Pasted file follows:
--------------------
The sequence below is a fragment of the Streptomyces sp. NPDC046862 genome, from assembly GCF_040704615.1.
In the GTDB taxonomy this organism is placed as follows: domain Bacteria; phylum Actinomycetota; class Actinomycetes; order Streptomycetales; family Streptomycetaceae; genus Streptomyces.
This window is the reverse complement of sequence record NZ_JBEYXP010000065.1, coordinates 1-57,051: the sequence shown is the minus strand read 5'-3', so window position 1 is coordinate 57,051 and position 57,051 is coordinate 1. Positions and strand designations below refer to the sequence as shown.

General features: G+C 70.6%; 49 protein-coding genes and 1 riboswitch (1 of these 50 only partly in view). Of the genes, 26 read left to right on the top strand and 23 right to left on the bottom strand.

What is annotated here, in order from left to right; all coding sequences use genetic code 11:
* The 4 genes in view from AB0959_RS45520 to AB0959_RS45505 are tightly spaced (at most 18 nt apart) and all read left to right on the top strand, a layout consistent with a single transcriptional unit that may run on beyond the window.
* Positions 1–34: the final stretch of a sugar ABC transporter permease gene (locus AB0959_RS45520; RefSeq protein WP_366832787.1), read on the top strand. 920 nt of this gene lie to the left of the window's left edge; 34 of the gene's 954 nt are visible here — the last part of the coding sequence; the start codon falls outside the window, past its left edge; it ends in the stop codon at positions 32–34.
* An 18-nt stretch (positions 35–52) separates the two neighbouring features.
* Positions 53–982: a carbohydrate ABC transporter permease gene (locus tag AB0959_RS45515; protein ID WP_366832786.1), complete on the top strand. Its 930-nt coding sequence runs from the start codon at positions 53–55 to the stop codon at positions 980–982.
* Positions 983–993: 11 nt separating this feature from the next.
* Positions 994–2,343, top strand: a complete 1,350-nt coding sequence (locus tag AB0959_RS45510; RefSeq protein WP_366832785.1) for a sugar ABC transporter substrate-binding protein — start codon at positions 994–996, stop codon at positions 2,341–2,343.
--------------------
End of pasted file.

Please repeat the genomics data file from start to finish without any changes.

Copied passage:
The sequence below is a fragment of the Streptomyces sp. NPDC046862 genome, from assembly GCF_040704615.1.
In the GTDB taxonomy this organism is placed as follows: domain Bacteria; phylum Actinomycetota; class Actinomycetes; order Streptomycetales; family Streptomycetaceae; genus Streptomyces.
This window is the reverse complement of sequence record NZ_JBEYXP010000065.1, coordinates 1-57,051: the sequence shown is the minus strand read 5'-3', so window position 1 is coordinate 57,051 and position 57,051 is coordinate 1. Positions and strand designations below refer to the sequence as shown.

General features: G+C 70.6%; 49 protein-coding genes and 1 riboswitch (1 of these 50 only partly in view). Of the genes, 26 read left to right on the top strand and 23 right to left on the bottom strand.

What is annotated here, in order from left to right; all coding sequences use genetic code 11:
* The 4 genes in view from AB0959_RS45520 to AB0959_RS45505 are tightly spaced (at most 18 nt apart) and all read left to right on the top strand, a layout consistent with a single transcriptional unit that may run on beyond the window.
* Positions 1–34: the final stretch of a sugar ABC transporter permease gene (locus AB0959_RS45520; RefSeq protein WP_366832787.1), read on the top strand. 920 nt of this gene lie to the left of the window's left edge; 34 of the gene's 954 nt are visible here — the last part of the coding sequence; the start codon falls outside the window, past its left edge; it ends in the stop codon at positions 32–34.
* An 18-nt stretch (positions 35–52) separates the two neighbouring features.
* Positions 53–982: a carbohydrate ABC transporter permease gene (locus tag AB0959_RS45515; protein ID WP_366832786.1), complete on the top strand. Its 930-nt coding sequence runs from the start codon at positions 53–55 to the stop codon at positions 980–982.
* Positions 983–993: 11 nt separating this feature from the next.
* Positions 994–2,343, top strand: a complete 1,350-nt coding sequence (locus tag AB0959_RS45510; RefSeq protein WP_366832785.1) for a sugar ABC transporter substrate-binding protein — start codon at positions 994–996, stop codon at positions 2,341–2,343.